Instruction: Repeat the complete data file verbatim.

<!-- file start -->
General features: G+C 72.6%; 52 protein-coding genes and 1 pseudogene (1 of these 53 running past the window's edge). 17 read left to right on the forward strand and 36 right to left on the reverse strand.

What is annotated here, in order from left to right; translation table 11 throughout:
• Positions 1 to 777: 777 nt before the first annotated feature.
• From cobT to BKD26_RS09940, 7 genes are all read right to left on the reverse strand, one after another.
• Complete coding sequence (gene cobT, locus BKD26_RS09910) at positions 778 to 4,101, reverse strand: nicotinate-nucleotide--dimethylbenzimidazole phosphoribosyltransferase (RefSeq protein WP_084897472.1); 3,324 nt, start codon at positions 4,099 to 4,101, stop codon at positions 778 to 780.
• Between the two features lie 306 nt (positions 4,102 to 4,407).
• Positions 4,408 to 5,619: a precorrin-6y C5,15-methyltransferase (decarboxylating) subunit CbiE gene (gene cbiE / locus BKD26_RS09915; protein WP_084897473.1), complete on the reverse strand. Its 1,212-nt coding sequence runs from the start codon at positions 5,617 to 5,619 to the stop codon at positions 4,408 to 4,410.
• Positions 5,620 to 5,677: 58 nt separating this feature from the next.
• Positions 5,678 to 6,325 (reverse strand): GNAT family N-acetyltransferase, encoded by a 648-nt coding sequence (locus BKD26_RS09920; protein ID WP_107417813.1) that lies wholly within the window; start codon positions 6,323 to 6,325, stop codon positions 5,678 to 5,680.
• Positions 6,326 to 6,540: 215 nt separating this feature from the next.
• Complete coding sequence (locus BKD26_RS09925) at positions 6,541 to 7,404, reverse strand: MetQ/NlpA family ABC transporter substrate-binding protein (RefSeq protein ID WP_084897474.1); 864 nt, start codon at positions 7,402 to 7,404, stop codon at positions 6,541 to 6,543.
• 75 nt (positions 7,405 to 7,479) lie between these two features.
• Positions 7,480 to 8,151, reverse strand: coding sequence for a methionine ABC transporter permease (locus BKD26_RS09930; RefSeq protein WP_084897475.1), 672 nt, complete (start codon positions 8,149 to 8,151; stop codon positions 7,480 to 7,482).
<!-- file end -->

General features: G+C 72.6%; 52 protein-coding genes and 1 pseudogene (1 of these 53 running past the window's edge). 17 read left to right on the forward strand and 36 right to left on the reverse strand.

What is annotated here, in order from left to right; translation table 11 throughout:
• Positions 1 to 777: 777 nt before the first annotated feature.
• From cobT to BKD26_RS09940, 7 genes are all read right to left on the reverse strand, one after another.
• Complete coding sequence (gene cobT, locus BKD26_RS09910) at positions 778 to 4,101, reverse strand: nicotinate-nucleotide--dimethylbenzimidazole phosphoribosyltransferase (RefSeq protein WP_084897472.1); 3,324 nt, start codon at positions 4,099 to 4,101, stop codon at positions 778 to 780.
• Between the two features lie 306 nt (positions 4,102 to 4,407).
• Positions 4,408 to 5,619: a precorrin-6y C5,15-methyltransferase (decarboxylating) subunit CbiE gene (gene cbiE / locus BKD26_RS09915; protein WP_084897473.1), complete on the reverse strand. Its 1,212-nt coding sequence runs from the start codon at positions 5,617 to 5,619 to the stop codon at positions 4,408 to 4,410.
• Positions 5,620 to 5,677: 58 nt separating this feature from the next.
• Positions 5,678 to 6,325 (reverse strand): GNAT family N-acetyltransferase, encoded by a 648-nt coding sequence (locus BKD26_RS09920; protein ID WP_107417813.1) that lies wholly within the window; start codon positions 6,323 to 6,325, stop codon positions 5,678 to 5,680.
• Positions 6,326 to 6,540: 215 nt separating this feature from the next.
• Complete coding sequence (locus BKD26_RS09925) at positions 6,541 to 7,404, reverse strand: MetQ/NlpA family ABC transporter substrate-binding protein (RefSeq protein ID WP_084897474.1); 864 nt, start codon at positions 7,402 to 7,404, stop codon at positions 6,541 to 6,543.
• 75 nt (positions 7,405 to 7,479) lie between these two features.
• Positions 7,480 to 8,151, reverse strand: coding sequence for a methionine ABC transporter permease (locus BKD26_RS09930; RefSeq protein WP_084897475.1), 672 nt, complete (start codon positions 8,149 to 8,151; stop codon positions 7,480 to 7,482).